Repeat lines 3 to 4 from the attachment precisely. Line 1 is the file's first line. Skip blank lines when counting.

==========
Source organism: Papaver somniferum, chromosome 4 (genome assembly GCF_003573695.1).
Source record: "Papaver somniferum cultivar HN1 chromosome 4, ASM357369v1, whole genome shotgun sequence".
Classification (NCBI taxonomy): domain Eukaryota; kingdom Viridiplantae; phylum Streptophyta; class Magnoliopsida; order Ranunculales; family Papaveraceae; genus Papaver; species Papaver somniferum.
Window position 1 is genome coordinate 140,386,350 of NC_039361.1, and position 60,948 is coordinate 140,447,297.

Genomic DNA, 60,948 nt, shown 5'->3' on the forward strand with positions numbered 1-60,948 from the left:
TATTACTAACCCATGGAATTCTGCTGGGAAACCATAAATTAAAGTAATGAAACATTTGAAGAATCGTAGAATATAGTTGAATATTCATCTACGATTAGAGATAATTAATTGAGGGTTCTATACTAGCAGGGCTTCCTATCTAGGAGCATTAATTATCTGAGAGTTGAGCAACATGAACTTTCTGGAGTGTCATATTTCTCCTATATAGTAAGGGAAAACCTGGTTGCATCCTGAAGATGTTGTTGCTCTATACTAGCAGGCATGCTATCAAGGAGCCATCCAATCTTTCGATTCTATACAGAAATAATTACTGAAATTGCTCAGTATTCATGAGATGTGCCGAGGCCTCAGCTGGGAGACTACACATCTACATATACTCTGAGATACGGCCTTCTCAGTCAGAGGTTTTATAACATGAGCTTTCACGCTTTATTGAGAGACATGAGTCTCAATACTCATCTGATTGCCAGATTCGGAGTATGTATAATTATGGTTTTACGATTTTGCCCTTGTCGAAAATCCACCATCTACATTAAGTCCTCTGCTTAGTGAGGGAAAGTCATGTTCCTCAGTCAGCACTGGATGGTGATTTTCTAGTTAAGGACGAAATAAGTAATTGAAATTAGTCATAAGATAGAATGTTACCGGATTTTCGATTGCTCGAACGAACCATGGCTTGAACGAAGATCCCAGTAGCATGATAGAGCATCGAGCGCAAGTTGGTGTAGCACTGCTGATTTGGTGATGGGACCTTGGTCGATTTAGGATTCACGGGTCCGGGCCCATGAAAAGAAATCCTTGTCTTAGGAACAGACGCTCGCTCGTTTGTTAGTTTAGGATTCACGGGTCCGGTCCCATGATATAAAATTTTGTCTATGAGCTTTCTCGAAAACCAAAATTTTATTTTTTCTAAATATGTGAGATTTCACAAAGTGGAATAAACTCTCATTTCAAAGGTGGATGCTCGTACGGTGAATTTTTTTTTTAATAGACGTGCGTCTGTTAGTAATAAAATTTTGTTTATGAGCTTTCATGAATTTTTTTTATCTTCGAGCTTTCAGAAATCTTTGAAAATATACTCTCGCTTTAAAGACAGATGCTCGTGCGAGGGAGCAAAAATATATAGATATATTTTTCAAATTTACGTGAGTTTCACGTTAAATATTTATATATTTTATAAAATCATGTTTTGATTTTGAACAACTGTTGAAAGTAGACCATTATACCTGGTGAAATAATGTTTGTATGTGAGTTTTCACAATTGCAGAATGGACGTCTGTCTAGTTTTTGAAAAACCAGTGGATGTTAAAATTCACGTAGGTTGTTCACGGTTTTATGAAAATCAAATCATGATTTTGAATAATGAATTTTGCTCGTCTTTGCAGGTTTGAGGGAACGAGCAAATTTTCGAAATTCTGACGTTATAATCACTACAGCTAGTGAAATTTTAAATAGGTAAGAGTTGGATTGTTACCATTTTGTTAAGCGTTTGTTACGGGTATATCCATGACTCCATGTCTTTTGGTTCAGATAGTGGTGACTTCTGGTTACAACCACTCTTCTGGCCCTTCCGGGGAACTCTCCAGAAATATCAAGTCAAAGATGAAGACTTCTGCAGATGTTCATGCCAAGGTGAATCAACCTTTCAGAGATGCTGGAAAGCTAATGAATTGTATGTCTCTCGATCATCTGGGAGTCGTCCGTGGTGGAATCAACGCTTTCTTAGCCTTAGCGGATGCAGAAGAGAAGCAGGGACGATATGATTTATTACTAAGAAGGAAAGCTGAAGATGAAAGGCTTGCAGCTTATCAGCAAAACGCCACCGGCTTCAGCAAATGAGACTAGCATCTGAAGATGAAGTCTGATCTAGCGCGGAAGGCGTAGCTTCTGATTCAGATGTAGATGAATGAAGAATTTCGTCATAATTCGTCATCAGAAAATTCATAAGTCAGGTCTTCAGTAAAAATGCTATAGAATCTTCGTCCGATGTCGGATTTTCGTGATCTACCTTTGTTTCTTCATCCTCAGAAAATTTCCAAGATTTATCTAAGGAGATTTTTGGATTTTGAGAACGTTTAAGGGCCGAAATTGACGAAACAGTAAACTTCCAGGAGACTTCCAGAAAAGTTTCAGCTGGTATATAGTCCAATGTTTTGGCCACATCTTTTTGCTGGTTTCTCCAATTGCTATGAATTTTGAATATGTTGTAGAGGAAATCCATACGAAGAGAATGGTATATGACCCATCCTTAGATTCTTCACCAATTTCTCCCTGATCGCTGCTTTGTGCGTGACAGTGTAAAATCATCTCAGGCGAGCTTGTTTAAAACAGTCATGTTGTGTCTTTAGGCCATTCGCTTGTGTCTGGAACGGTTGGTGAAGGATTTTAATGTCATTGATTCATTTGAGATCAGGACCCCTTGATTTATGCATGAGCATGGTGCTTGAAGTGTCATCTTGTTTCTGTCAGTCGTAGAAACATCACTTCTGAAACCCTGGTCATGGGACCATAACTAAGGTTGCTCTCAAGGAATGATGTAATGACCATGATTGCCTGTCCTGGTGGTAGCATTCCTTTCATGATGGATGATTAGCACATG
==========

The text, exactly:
Classification (NCBI taxonomy): domain Eukaryota; kingdom Viridiplantae; phylum Streptophyta; class Magnoliopsida; order Ranunculales; family Papaveraceae; genus Papaver; species Papaver somniferum.
Window position 1 is genome coordinate 140,386,350 of NC_039361.1, and position 60,948 is coordinate 140,447,297.